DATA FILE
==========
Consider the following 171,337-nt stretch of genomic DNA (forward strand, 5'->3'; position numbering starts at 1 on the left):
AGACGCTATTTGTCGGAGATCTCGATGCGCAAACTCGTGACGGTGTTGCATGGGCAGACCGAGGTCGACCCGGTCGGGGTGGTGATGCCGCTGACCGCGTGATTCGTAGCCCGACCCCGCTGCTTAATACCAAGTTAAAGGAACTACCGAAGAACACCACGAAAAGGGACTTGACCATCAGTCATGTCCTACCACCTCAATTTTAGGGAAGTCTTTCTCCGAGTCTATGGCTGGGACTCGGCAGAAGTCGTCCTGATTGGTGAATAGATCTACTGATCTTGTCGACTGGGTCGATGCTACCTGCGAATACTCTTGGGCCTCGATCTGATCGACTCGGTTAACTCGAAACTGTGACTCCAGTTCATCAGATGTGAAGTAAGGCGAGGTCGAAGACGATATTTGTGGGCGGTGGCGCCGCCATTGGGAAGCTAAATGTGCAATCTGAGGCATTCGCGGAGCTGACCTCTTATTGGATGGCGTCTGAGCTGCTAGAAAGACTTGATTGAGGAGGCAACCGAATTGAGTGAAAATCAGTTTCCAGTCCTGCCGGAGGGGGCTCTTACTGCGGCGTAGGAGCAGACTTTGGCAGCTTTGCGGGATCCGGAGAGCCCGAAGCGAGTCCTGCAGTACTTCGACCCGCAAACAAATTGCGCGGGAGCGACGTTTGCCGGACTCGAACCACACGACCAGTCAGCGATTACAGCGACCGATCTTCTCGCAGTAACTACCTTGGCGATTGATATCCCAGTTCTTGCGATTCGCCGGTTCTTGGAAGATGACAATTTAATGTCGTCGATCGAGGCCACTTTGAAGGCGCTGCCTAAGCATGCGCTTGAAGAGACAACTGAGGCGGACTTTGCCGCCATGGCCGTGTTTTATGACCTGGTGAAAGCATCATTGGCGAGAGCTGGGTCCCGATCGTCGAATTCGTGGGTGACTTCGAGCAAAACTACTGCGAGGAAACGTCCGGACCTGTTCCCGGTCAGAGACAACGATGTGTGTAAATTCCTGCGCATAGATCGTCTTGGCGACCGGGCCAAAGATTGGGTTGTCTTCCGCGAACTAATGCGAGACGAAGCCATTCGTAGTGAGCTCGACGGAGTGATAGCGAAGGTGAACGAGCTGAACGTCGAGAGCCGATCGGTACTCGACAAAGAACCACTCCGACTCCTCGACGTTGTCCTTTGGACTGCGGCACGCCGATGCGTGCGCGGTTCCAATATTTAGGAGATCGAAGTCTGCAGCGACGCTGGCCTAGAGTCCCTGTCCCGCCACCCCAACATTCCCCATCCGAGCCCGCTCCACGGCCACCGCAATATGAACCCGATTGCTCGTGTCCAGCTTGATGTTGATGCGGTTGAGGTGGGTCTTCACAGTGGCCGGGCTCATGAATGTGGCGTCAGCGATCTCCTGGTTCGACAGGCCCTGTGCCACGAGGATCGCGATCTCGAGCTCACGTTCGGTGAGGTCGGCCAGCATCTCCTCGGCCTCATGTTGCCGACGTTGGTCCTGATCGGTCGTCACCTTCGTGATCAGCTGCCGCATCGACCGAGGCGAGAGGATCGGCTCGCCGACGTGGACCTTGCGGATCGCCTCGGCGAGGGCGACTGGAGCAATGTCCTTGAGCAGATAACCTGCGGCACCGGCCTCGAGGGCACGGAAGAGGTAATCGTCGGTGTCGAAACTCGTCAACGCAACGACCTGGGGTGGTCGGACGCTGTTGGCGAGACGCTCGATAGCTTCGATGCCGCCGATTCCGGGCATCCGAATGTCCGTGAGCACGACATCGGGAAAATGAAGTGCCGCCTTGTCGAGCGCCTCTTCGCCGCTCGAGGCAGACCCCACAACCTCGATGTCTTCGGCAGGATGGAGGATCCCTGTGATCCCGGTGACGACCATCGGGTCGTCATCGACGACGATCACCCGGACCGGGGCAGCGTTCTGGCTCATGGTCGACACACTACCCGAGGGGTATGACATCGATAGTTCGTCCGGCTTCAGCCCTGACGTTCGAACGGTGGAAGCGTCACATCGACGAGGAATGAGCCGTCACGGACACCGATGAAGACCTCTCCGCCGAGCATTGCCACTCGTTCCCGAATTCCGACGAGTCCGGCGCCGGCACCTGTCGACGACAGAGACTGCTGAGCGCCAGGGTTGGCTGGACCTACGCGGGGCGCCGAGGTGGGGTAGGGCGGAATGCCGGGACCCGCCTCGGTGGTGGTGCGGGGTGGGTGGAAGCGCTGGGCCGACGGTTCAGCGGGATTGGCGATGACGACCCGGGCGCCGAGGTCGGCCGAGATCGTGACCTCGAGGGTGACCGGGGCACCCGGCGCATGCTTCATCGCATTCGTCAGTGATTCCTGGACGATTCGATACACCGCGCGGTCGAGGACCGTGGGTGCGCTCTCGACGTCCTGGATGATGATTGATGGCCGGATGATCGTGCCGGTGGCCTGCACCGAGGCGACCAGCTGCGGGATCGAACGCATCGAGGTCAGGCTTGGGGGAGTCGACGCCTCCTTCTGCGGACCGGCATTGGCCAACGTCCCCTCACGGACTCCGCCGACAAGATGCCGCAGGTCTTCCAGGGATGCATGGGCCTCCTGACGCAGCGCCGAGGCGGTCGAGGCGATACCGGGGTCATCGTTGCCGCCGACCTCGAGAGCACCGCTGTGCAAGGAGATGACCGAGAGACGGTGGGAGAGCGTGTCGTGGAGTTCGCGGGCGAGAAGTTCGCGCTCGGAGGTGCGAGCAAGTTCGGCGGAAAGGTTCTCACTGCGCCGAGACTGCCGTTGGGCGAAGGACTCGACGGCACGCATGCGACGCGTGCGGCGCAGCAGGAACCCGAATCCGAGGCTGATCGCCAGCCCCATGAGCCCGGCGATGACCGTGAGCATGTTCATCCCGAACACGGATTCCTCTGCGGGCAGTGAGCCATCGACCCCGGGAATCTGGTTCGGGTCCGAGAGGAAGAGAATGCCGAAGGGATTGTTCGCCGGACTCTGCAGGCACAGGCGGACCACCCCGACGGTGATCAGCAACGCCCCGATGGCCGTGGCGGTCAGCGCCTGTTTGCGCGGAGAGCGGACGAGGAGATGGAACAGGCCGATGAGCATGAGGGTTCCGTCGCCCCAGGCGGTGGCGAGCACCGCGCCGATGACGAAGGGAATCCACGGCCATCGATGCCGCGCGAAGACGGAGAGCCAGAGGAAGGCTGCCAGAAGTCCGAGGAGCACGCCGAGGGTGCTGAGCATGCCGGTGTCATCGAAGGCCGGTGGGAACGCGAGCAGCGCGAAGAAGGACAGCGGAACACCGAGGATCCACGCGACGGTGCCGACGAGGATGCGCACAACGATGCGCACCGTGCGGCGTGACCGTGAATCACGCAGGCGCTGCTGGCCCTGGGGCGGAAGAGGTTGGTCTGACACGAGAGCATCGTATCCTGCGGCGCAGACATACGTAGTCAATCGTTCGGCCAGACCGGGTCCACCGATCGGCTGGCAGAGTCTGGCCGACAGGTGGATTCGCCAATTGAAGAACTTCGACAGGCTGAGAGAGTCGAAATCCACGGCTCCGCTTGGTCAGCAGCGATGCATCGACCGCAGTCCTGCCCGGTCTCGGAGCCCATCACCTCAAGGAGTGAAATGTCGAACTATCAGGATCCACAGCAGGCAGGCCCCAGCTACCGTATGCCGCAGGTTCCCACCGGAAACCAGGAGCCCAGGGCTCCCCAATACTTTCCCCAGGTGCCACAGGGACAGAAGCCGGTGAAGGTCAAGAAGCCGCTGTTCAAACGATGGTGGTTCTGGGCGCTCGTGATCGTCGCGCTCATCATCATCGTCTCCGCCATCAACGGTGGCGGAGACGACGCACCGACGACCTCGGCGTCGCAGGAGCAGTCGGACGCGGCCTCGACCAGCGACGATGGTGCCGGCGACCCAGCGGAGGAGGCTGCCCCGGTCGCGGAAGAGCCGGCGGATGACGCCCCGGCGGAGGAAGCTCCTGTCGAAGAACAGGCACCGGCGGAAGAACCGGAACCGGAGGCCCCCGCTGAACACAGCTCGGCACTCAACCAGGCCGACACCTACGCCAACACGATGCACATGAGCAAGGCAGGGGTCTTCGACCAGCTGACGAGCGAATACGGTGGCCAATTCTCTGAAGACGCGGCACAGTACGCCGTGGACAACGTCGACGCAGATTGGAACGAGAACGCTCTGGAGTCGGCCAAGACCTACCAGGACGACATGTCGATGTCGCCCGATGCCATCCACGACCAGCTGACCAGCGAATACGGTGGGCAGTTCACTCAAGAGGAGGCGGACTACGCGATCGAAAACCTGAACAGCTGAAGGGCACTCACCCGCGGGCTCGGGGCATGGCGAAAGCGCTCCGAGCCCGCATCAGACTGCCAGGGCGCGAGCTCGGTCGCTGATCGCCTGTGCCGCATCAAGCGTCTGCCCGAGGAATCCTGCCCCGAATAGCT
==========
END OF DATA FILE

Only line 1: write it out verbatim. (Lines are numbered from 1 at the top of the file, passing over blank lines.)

Consider the following 171,337-nt stretch of genomic DNA (forward strand, 5'->3'; position numbering starts at 1 on the left):